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It’s getting to that time of year again. It’s the time of year when you drag out that shoe box full of receipts, or start digging through desk and dresser drawers for those bank statements, credit card statements… you know the drill. Some of you take all of those bits of paper and just dump them on some poor number-crunching accountant or tax preparer and let that person prepare your income tax returns.

Now, if you use a digital check register, like Quicken or QuickBooks, and if you have entered your checks with proper tags & notations, you can use that software to print summaries or detailed lists of your income and expenses for the year. I have to admit that I don’t put tags on all of the checks we write during the year, but if it’s a tax deductible item, you bet I do. It saves me lots of time and work at the end of the year. If you pay someone else to prepare your taxes, the more advance prep work you do (summarize those deductible items!) the less your tax prepare will have to charge you.

We’ve only turned our taxes over to a CPA once, and that was because of a complicated pension payout thing that was in a somewhat gray area. Coming from a CPA, it was less likely to trigger an automatic audit. I hate audits and will do everything in my power to avoid them. Other than that one time, I’ve prepared our taxes every year. BC — Before Computers — it was a pain. These days, I use TurboTax.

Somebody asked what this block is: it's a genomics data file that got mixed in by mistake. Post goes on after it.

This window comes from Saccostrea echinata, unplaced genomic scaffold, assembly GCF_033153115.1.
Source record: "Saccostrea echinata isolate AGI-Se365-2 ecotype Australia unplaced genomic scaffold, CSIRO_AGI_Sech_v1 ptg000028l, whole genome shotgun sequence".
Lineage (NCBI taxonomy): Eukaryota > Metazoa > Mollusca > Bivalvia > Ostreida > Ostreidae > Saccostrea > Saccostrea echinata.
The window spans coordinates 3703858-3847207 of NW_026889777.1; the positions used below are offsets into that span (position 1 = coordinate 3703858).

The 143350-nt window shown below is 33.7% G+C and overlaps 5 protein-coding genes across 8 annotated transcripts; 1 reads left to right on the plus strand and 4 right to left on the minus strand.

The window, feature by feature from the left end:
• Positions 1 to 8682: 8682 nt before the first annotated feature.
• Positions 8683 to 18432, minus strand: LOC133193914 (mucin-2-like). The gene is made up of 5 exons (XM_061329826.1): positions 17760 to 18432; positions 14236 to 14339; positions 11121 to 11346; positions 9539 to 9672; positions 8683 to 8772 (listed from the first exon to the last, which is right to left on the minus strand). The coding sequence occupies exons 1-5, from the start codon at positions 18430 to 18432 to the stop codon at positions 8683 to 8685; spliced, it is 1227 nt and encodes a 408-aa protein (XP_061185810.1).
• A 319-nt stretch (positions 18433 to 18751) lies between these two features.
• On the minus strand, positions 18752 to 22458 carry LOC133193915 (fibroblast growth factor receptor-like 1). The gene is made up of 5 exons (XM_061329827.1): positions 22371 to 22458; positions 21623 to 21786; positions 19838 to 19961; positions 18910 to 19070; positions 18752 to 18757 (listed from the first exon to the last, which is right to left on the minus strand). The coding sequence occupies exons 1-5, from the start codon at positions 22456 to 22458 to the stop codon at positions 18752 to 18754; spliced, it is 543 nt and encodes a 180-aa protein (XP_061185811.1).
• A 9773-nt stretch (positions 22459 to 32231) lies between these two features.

I’ve had a love/hate relationship with TurboTax for a long, long time. Some years, it has been great. A few times it was horrible, especially on Macs. I even tried TaxCut a couple of times. I don’t know what changed at Intuit, but it has been pretty stable the last few years. That doesn’t mean that it is without annoyances, but those annoyances could be due to the fact that they write this software for tax novices and I started my accounting business life back in the mid ‘60s. I’m a shortcut person.

I haven’t had much time to work with this year’s edition of TurboTax yet. I put it through its paces doing my daughter’s very simple return, and it went faster than usual. No Michigan software yet, but it’s due out tomorrow. I opted to buy the downloadable version from Amazon. The amount saved will pay for the state return e-filing. TurboTax Deluxe with State & E-file is $39.99 at Amazon. Locally, I’ve seen it from $50 at Target to $59.99 at OfficeMax, which is the same price you’ll pay getting it directly from Intuit. Included in the price — e-filing of up to 5 Federal returns. State return e-filing will cost you $19.95 each. There is an iPad version ($29.99) in the works, but it’s not out yet. It is due sometime this month. Maybe I”ll try it next year.

There is free online software to prepare your returns, but I’m too paranoid to trust it completely. I like to do things with my own secure computer, on my own secure network. I’m not alone. I’ll give you an update after the state software is released and I have a chance to put it to the test.

Time for The Capitol Steps


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One Response to Tax Time is Coming.

  1. […] Back in January I gave a preliminary report on Turbo Tax Deluxe and promised a follow-up. Well, over the weekend I finally stopped procrastinating and decided to finish working on our tax returns. The verdict? The best version I’ve worked with in a long, long time. […]